By Sarah Young
LONDON (Reuters) -Fully-vaccinated Britons returning from medium-risk amber list countries will no longer have to quarantine when they arrive home from July 19, transport secretary Grant Shapps said on Thursday.
The rule change will be a huge boost to airlines and the travel industry which have been brought to their knees by 15 months of restrictions. In Britain, 65% of adults have been fully vaccinated, opening up travel for millions.
“I can confirm today that from the 19th of July, UK residents who are fully vaccinated through the UK vaccine rollout will no longer have to self-isolate when they return to England,” Shapps said.
The need to quarantine on return had prevented a travel recovery. Under previous rules, those returning to Britain from its top destinations, Spain, France, the United States and Italy, all had to self-isolate for up to 10 days.
Shares in British Airways-owner IAG and easyJet both traded up 2% immediately after the news, which will also be welcomed by Southern European countries eager for UK tourist revenues.
EasyJet said holiday bookings to amber countries surged 440% after the government announcement compared to the previous week.
“We have been delighted with the customer response to the removal of Amber list quarantine for the fully vaccinated, so Europe has now turned Green for the double jabbed,” easyJet chief executive Johan Lundgren said in a statement. “This means that millions will finally be able to reunite with family and loved ones abroad or take that long-awaited trip this summer.”
The rule change only applies to amber list countries. For countries on the UK’s high-risk red list, fully-vaccinated Britons will still be required to self-isolate in a hotel.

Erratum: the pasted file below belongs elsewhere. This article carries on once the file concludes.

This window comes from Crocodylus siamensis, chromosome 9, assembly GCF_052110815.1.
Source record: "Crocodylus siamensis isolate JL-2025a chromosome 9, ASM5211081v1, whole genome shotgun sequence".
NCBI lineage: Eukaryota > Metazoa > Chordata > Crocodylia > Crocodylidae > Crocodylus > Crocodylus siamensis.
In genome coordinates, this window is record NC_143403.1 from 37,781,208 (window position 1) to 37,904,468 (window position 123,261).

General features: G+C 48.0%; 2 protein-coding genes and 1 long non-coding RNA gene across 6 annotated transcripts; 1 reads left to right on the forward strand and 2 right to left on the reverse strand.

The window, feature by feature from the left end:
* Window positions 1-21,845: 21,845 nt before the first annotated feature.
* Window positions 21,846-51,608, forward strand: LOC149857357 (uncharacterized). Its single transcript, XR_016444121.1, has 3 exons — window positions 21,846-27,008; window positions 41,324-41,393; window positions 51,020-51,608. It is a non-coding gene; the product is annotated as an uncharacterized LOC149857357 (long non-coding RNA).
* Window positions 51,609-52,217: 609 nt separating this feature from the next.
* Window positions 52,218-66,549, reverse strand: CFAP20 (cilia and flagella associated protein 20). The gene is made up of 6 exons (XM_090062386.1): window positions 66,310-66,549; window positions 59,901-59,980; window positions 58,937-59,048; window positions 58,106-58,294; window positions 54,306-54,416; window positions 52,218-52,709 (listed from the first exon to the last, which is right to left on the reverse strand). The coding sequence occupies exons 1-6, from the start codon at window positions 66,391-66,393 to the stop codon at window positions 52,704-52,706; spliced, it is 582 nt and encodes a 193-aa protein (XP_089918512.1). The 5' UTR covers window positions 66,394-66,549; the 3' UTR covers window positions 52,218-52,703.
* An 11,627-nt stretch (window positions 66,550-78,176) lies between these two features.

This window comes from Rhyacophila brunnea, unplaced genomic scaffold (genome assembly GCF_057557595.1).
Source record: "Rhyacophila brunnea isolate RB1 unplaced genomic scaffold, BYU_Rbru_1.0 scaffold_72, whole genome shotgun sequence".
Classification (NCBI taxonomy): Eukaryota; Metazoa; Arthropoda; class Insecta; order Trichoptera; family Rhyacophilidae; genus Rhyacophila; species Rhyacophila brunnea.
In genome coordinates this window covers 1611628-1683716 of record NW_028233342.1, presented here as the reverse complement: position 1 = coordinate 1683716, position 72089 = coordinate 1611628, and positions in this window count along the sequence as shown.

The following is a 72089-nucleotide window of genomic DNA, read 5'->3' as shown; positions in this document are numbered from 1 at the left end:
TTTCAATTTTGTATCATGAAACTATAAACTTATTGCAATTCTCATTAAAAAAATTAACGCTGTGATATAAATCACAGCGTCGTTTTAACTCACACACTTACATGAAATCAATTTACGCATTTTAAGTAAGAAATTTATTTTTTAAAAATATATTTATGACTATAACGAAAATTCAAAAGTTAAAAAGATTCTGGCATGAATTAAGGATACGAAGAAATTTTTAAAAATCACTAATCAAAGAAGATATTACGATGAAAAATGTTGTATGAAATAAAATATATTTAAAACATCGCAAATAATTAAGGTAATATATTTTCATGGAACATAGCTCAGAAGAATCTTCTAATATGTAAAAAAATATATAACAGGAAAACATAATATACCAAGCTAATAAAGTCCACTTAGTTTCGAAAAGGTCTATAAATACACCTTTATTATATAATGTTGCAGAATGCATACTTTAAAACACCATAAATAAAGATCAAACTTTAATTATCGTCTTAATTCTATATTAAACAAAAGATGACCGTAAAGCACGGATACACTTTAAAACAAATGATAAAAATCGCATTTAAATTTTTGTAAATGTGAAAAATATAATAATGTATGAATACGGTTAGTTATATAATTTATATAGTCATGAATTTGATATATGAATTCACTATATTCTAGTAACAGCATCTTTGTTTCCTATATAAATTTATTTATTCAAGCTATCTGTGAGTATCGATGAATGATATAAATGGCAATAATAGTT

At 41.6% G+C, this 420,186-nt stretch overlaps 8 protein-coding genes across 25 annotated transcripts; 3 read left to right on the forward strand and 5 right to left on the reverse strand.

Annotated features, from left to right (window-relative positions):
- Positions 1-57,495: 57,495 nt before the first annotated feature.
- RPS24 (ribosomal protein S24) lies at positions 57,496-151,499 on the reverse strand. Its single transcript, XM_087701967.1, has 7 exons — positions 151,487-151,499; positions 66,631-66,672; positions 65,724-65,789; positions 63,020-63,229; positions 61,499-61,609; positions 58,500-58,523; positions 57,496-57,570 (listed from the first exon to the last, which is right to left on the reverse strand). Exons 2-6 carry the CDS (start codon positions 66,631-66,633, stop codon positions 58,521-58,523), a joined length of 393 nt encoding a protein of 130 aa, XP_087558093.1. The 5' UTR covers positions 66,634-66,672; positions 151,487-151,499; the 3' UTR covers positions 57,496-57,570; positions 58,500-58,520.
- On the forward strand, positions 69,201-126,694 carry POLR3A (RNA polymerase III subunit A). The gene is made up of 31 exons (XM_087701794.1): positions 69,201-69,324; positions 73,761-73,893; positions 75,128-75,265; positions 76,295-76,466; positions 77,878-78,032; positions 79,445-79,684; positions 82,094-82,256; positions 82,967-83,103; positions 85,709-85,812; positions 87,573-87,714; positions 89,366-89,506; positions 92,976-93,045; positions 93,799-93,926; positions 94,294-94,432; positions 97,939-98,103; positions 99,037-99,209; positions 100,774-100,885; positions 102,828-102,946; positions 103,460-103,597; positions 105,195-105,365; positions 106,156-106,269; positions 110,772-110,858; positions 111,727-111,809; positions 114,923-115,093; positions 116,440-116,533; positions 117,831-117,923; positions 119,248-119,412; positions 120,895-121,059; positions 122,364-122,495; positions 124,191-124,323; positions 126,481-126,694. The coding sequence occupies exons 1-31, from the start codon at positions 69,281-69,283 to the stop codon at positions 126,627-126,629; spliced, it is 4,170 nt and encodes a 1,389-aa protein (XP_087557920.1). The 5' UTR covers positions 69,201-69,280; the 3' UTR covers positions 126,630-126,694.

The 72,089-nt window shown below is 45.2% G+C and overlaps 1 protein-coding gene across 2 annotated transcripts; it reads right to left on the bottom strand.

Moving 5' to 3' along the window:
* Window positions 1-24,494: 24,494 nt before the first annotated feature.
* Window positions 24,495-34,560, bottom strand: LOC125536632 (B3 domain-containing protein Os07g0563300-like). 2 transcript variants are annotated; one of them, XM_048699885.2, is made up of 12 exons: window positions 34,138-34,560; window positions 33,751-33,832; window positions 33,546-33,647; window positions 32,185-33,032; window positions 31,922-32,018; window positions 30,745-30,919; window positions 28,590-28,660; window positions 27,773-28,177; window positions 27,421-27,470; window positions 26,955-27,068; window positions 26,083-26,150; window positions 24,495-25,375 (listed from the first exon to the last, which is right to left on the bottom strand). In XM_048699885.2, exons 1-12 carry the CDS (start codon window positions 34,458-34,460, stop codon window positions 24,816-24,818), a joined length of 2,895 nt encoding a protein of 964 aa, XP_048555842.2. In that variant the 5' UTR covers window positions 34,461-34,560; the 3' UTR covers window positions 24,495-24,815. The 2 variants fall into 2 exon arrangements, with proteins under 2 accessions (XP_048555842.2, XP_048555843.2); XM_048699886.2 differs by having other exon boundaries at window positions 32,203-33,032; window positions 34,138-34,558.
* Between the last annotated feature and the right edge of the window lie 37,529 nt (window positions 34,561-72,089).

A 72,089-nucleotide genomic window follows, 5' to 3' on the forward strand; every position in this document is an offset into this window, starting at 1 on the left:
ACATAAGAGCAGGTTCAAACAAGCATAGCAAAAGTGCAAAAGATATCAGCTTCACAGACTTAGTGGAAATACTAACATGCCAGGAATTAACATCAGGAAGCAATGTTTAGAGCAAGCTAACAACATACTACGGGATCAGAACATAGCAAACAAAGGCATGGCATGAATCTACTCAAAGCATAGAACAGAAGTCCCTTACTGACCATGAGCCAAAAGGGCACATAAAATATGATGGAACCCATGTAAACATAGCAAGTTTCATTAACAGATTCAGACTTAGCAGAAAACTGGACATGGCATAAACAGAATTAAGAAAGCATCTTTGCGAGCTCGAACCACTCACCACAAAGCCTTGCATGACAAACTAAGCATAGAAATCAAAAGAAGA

While Britain opens up, worries over the spread of the Delta variant from the U.K. could still derail a travel recovery. Italy, Portugal and Spain have all recently tightened entry requirements for Britons, with Italy requiring five days of quarantine.
Shapps said that Britons returning from amber list destinations would still have to take a COVID-19 test before they arrive home and then a second test on or before day two. Children under the age of 18 will not have to self-isolate but will need to take tests.
Bookings for the crucial peak late July and August holiday season, when the industry makes most of its profit, are expected to soar following the rule change.
Airlines and holiday companies like TUI and Jet2 have repeatedly called for an end to quarantine but it will however remain in place for non-Britons for now, said Shapps, disappointing the industry.
“We’re working to extend our approach to vaccinated passengers from important markets and holiday destinations, later this summer, such as the United States and the EU,” he said.
He said he would provide an update in due course.
British Airways said that while it was pleased with Shapps’s announcement, it wanted to see progress on scrapping quarantine for non-Britons.
“The government needs to quickly extend this to all vaccinated travellers, agree a reciprocal deal with the US, add more countries to the ‘green’ list and reduce the need for unnecessary, expensive tests,” BA chief executive Sean Doyle said.
(Reporting by Sarah Young, William James and Paul Sandle; Editing by Kirsten Donovan and Giles Elgood)